People like to talk with certainty. Like when somebody tells you to go to a particular restaurant because it serves “the best steak in London”. As if they’ve visited every single place in London that serves steak, analysed the strengths and weaknesses of each steak they’ve ordered and then recorded their findings in a massive steak spreadsheet.

This kind of chat is particularly prevalent in parenting circles. I’ve listened on as someone has advised me to buy a life-changing nappy bin or a cup that they absolutely fucking swear by. A special evangelism is inspired by the techniques and routines found in child-rearing guides, the books that tell you to sit your child on a mat and teach it to fetch sticks just so it will sleep better. I have no doubt that these manuals are essential to some families but they fail to recognise that children are different. And perhaps more pertinently so are parents. Children are not DVD players, they can’t be programmed. And I for one can’t program them.

This is why I was suspicious when I found out about The Rabbit Who Wants to Fall Asleep, a book written by a Swedish psychologist as a means of persuading frisky children off to sleep. It quickly became a bestseller as mummies and daddies the world over used it to put their kids down at night. Its gargantuan success is largely down to it being a set of instructions on to how to hypnotise your child. Hypnosis seems to me like gross cheating, you may as well slip your child some Valium. But I was prepared to give the book a chance given that at the time he should be settling down for the night, the Major prefers to frolic naked up and down the landing, periodically flinging himself on our bed and wiping his genitals on my pillow.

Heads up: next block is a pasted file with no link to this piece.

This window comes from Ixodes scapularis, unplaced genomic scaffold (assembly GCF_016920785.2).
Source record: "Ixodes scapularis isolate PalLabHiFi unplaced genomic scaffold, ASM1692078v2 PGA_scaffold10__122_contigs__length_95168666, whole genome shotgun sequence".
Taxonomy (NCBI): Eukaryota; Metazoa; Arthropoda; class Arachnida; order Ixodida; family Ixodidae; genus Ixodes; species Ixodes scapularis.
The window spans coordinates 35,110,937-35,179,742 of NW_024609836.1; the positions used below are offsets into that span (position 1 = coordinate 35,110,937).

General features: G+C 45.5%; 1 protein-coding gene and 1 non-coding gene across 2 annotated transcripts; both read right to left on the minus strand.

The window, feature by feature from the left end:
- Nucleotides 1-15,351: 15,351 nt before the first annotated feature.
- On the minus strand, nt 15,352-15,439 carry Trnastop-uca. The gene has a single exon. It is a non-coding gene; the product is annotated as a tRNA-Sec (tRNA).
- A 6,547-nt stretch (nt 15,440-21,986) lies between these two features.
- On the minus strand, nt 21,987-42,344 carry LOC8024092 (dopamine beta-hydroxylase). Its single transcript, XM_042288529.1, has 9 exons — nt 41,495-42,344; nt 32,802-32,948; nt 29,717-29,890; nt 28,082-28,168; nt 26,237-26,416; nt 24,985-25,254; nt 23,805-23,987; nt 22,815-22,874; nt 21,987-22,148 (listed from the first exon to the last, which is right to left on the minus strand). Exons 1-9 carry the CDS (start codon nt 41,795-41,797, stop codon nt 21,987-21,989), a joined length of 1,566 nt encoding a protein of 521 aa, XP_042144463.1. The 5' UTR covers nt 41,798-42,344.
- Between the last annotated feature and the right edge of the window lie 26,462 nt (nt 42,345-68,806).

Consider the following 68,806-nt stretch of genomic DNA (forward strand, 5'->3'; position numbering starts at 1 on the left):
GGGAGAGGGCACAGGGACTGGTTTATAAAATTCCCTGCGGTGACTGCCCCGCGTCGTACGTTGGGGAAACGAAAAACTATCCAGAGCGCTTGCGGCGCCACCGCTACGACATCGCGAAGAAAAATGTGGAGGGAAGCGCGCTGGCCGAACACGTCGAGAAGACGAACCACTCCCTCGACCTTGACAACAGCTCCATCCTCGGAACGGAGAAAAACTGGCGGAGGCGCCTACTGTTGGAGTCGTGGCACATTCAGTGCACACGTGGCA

The Rabbit Who is essentially a dramatization of the hypnotist’s mantra “you are feeling very sleepy”. Dramatization is the wrong word. The plot is numbingly tedious, although admittedly a twisty edge-of-the-seat thriller would be self-defeating in these circumstances. The first thing that struck me about The Rabbit Who was the illustrations. They are crude and unnerving, no more than overgrown doodles. The rabbits themselves have sad and swollen eyes, like they’ve got early-onset myxomatosis.

When I read the book to the Major I diligently followed the instructions which require certain words and phrases to be spoken either forcefully or softly. He asked me to stop before I got to the end of the first page. I think he thought that Dadu may have been suffering some kind of breakdown, given the random shouting and whispering.

Fortunately The Rabbit Who is also available as an audiobook, so we set up a CD player on his bedside table. The narrator of the audiobook has a familiar voice that I can’t quite place. It’s suave and sinister at the same time and I’m pretty sure it belongs to a showbiz predator from the 1970s.

The CD was remarkably effective. Unfortunately in a sort of sleep induction ‘friendly fire’ incident it missed its target. I very quickly began to experience the odd sensation of having my eyeballs fondled vigorously from behind and having my head enveloped by the Major’s pillow. My face began to glow with intense heat. The next thing I knew the Major was tapping at my sternum trying to wake his hot-faced dad. I was snoring loudly. It seemed to set a precedent because the Major hasn’t allowed me to play it to him since.

What is informing about this whole experience is that my wife has used The Rabbit Who CD to great effect on most nights. She absolutely fucking swears by it. It just goes to demonstrate that some of the tools of the parenting trade depend entirely on their workmen.

Agent Spitback